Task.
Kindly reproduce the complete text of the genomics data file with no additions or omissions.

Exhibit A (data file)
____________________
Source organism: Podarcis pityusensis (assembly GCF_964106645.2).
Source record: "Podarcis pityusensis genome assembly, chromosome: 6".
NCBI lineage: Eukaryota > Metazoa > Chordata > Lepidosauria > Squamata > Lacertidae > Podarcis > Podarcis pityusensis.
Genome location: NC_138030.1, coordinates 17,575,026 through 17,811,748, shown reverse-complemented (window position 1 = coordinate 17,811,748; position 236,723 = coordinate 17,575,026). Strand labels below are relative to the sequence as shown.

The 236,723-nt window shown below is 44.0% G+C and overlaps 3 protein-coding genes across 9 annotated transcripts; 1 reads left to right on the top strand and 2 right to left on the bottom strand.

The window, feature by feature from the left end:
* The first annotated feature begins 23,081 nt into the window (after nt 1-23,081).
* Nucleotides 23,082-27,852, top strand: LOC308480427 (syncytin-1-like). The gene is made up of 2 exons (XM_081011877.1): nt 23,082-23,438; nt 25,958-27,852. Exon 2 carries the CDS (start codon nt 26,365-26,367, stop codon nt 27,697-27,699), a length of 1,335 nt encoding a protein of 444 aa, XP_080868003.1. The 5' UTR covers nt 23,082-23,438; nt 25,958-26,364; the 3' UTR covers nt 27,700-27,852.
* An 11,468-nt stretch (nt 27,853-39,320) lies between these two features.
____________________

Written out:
Source organism: Podarcis pityusensis (assembly GCF_964106645.2).
Source record: "Podarcis pityusensis genome assembly, chromosome: 6".
NCBI lineage: Eukaryota > Metazoa > Chordata > Lepidosauria > Squamata > Lacertidae > Podarcis > Podarcis pityusensis.
Genome location: NC_138030.1, coordinates 17,575,026 through 17,811,748, shown reverse-complemented (window position 1 = coordinate 17,811,748; position 236,723 = coordinate 17,575,026). Strand labels below are relative to the sequence as shown.

The 236,723-nt window shown below is 44.0% G+C and overlaps 3 protein-coding genes across 9 annotated transcripts; 1 reads left to right on the top strand and 2 right to left on the bottom strand.

The window, feature by feature from the left end:
* The first annotated feature begins 23,081 nt into the window (after nt 1-23,081).
* Nucleotides 23,082-27,852, top strand: LOC308480427 (syncytin-1-like). The gene is made up of 2 exons (XM_081011877.1): nt 23,082-23,438; nt 25,958-27,852. Exon 2 carries the CDS (start codon nt 26,365-26,367, stop codon nt 27,697-27,699), a length of 1,335 nt encoding a protein of 444 aa, XP_080868003.1. The 5' UTR covers nt 23,082-23,438; nt 25,958-26,364; the 3' UTR covers nt 27,700-27,852.
* An 11,468-nt stretch (nt 27,853-39,320) lies between these two features.